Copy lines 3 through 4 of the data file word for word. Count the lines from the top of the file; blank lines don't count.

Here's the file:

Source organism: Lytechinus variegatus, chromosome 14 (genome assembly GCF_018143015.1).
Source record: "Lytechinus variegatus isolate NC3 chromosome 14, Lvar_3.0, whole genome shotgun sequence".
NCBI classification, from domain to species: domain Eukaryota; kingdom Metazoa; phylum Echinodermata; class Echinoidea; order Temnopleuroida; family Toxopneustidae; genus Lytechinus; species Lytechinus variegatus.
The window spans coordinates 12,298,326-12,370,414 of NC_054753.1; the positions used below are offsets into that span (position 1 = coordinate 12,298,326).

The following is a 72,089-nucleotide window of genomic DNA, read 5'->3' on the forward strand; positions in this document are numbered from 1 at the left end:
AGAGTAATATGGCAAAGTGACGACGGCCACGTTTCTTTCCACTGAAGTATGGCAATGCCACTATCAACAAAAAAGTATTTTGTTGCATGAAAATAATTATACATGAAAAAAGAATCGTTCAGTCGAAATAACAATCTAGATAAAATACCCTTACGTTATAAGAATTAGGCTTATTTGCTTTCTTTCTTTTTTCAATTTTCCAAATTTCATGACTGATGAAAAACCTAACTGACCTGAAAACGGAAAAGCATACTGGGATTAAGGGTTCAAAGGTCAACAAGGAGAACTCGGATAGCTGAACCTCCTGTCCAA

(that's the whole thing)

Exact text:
NCBI classification, from domain to species: domain Eukaryota; kingdom Metazoa; phylum Echinodermata; class Echinoidea; order Temnopleuroida; family Toxopneustidae; genus Lytechinus; species Lytechinus variegatus.
The window spans coordinates 12,298,326-12,370,414 of NC_054753.1; the positions used below are offsets into that span (position 1 = coordinate 12,298,326).